Long story short: Getting to grips with presenting data

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Radley Yeldar think that traditional ways of presenting data aren’t interesting, but suggest a more creative approach to data.

Design, art and creative communication has always been a solution to translate complex (or in some cases, just dry) material into an engaging narrative. It’s the same when it comes to data. A creative approach breaks down barriers to understanding, increasing the likelihood of getting someone interested in your numbers, and more importantly, the story you want to tell.

Challenging audiences (alt: Deeper connections)

I recently watched a talk by Mona Chalabi, data editor at the The Guardian US and well-known for her work on the intersection of data, creativity and communication. She posed the simple question, “How can we actually build attention times, rather than just playing into short ones?”

Presenting data in a compelling – yet easily digestable way – challenges audiences. Instead of catering to short attention spans, there’s an opportunity to engage people, pique their interest and get them to spend time digesting the information and really understand it.

Additionally, being able to hold attention spans for longer deepens the connection between brands and audiences, especially when the organisation is being transparent and open about a complex subject. And we know that being transparent as a business is a trigger for getting people to believe in it. In fact, 56% of Britons are likely to turn away from businesses who fail to communicate openly with customers, employees and stakeholders.

Data and creativity: the process

We are in a time where audiences are more data-savvy, which opens the door for agencies and creatives to use data as the material in the creative process or as a building block in the creative execution.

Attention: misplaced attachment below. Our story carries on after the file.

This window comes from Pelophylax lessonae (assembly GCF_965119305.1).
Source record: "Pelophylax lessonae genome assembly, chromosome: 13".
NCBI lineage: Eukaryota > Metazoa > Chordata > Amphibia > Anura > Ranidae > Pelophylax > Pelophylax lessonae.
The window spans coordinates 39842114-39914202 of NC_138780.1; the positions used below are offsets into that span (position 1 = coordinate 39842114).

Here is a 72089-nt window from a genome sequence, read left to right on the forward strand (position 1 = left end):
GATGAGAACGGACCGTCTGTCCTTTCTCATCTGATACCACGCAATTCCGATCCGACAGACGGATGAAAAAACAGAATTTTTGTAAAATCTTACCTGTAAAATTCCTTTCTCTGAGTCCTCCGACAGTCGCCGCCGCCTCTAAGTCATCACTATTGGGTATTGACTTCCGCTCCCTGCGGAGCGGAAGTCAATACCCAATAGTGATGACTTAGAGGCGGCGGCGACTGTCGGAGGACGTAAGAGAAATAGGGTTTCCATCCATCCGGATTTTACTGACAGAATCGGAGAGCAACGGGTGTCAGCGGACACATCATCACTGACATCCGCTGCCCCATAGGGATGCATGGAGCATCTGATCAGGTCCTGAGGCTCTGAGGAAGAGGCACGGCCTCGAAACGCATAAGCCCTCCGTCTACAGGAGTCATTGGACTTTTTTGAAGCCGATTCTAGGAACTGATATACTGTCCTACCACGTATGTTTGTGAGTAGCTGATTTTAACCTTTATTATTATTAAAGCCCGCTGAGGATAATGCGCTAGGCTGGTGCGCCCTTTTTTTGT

Agencies or creatives, who’ve combined data and design, are engaging audiences in a unique way. The positive reception and high level of engagement may indicate that audiences are ready to be challenged a little more when it comes to communication.

So where to begin?

When it comes to kickstarting the process of visualising data, it helps to think about the distance between the audience and the numbers.

For example, investors know numbers, so they’ll likely appreciate data visualisation rooted in chart or graph styles. But if an audience is so far removed, you need to deliver the data in a way that’s easy for them to understand and connect with. This can be done through storytelling, engaging and easy-to-understand commentary or representing the data as something completely different.

With these audiences, the key is to put distance between the data and the delivery by making it relevant to them. If you can turn the data into something people actually find interesting, you can trick them into engaging with technical information. They won’t even know they’re enjoying numbers.

Get to know your data

A key part of being able to approach data creatively is being comfortable with data in the first place. You should be able to understand the material you’re working with.

Put simply, you can’t translate something for someone if you don’t understand what it is you’re translating. In other words you can’t turn data into something interesting and relevant for audiences if you don’t understand it yourself.

By getting closer to to the numbers, it’s easier to start looking at it differently. And that’s what being creative with data really is, delivering it in a different format than just numbers on a page.

What next for the industry?

As audiences demand more transparency, it’s pretty undeniable that we’ll see an increase in creative grounded in data. When evidence is the execution, it’s harder for audiences to rebut.

Businesses being transparent about complex subjects and presenting it in a way audiences understand helps build trust. And as time goes on, trust between orgnisations and their audiences is only going to become more critical.

But it’s a sensitive topic. Some people think data is intruding on creativity. But it will never be a replacement in the creative process, it’s just one of many solutions to solve a creative problem.

Samantha Shannon, research and data analytics manager at Radley Yelder.

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